Despite being raised by a Mormon family in conservative Texas, Dustin Lance Black has spent much of his adult life fighting for LGBTQ rights.
He won an Oscar for his critically-acclaimed 2008 biopic of openly gay politician and activist Harvey Milk, and later thrust himself into the fight for nationwide marriage equality in the United States. When that was achieved, he turned his focus to TV with political docudrama When We Rise, which follows 45 years of the LGBTQ movement in his home country. When witnessing the incredible progress made first hand, it would be easy to assume the hard work is over, but Dustin says he won’t be content until the whole world can enjoy the freedoms he has.
“As happy as I am for places like London or New York or Los Angeles, where LGBTQ people can live in relative safety, I don’t think our work is even near done until, for example, the young women I hear from in places like Iran feel just as safe and free,” he says. “I don’t like to focus on our progress yet, I feel like that will bring about complacency, so I find myself focused on regions in my home country that really need help, and that’s what I hope this book will do, it will start conversations within families.”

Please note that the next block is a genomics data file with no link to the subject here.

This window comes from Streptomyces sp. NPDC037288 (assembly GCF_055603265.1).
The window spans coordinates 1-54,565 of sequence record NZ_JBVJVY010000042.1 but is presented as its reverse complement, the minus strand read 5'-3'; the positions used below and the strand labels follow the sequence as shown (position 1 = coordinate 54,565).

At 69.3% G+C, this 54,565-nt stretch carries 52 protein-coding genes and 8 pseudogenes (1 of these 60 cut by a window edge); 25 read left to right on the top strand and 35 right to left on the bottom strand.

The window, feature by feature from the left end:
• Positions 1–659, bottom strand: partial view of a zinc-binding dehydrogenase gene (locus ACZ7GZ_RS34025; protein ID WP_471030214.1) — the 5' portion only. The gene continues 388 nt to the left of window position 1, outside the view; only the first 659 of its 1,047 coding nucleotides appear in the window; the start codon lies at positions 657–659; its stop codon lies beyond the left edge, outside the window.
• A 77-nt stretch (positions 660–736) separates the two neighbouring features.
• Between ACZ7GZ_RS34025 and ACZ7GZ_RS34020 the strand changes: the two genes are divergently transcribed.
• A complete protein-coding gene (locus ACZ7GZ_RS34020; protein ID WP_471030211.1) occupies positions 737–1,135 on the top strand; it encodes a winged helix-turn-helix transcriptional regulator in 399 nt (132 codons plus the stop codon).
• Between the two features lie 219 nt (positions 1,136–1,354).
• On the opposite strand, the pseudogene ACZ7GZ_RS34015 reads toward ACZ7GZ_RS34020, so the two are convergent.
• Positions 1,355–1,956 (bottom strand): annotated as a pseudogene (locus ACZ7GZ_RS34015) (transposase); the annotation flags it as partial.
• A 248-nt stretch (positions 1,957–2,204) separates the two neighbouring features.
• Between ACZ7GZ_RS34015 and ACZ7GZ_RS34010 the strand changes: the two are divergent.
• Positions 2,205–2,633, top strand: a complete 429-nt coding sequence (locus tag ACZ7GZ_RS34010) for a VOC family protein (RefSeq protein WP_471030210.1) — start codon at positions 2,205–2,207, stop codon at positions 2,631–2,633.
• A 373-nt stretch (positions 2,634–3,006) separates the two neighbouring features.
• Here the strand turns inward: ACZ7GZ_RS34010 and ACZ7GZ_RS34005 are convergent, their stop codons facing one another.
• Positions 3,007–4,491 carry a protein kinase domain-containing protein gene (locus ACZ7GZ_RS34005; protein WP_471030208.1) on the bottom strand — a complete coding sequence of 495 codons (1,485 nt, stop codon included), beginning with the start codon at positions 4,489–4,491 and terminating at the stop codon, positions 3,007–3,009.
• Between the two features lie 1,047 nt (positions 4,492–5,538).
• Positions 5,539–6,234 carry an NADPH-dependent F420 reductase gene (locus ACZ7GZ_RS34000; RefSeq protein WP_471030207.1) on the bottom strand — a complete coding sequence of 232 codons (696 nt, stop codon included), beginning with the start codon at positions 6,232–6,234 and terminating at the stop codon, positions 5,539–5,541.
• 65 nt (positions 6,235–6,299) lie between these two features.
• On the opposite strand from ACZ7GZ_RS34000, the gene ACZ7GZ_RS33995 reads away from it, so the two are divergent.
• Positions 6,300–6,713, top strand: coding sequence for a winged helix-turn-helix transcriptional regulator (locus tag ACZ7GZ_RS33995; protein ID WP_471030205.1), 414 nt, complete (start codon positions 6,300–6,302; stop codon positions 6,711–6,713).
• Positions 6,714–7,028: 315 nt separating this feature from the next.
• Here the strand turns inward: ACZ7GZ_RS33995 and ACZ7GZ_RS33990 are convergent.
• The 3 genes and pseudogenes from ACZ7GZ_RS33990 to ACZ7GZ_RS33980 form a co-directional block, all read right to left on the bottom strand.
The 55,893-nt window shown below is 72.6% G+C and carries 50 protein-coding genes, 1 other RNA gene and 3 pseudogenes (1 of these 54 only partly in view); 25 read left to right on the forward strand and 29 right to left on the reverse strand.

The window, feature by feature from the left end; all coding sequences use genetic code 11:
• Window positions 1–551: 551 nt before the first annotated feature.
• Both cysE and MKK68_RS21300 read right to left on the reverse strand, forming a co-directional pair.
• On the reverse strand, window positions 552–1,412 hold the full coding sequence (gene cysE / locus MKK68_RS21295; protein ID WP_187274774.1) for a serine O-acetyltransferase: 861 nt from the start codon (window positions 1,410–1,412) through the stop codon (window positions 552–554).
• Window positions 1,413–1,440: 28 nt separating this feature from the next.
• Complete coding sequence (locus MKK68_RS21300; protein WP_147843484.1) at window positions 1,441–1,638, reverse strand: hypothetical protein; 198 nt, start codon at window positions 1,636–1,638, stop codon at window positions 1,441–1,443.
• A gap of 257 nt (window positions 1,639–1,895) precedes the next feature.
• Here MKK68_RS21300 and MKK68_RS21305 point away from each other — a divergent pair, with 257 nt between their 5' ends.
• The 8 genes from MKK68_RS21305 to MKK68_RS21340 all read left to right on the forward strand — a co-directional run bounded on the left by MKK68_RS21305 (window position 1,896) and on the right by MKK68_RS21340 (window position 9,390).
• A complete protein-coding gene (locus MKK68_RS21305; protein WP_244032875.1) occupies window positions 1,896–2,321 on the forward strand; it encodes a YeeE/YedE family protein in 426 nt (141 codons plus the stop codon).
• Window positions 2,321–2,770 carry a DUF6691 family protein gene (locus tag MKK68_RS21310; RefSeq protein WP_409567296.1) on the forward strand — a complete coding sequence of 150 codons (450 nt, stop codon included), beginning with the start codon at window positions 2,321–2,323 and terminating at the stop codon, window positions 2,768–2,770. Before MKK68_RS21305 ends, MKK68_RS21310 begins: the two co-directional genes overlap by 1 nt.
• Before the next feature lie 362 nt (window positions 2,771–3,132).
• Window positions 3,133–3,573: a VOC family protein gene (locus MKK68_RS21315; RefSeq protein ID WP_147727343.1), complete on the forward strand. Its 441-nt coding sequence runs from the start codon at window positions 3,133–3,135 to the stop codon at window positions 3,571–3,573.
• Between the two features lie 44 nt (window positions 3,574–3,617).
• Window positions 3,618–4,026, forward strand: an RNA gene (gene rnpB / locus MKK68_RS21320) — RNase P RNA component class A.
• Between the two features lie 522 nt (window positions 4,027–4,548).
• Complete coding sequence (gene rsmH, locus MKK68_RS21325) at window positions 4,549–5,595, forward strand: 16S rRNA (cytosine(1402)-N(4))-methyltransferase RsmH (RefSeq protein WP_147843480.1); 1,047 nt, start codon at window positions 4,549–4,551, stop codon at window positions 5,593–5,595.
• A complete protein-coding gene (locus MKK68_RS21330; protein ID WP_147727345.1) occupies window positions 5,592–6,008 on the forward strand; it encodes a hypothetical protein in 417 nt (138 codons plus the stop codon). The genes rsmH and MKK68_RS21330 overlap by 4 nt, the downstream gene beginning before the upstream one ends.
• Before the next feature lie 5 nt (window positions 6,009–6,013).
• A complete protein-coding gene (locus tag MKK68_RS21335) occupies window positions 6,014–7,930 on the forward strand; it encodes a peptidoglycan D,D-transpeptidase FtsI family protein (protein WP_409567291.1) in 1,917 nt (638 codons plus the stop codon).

The book in question is Mama’s Boy: A Story For Our Americas, a long-anticipated memoir from Dustin which details not only his own fascinating life story, but also that of his mother, Anne, who was raised in rural Louisiana and contracted polio aged two. Ultimately, the book is a story of finding common ground in a family that appeared destined to be divided, as Anne struggled to accept her son’s sexuality, and Dustin found balance between their wildly different political views.
Here, we speak to Dustin about how his relationship with his mother has influenced him and Tom Daley when raising their son Robbie, why learning from history is so essential for LGBTQ people, and whether or not America is truly ready for a gay president.
First of all, why did now feel like the right time to write your memoir? Because it’s a really big task to take on.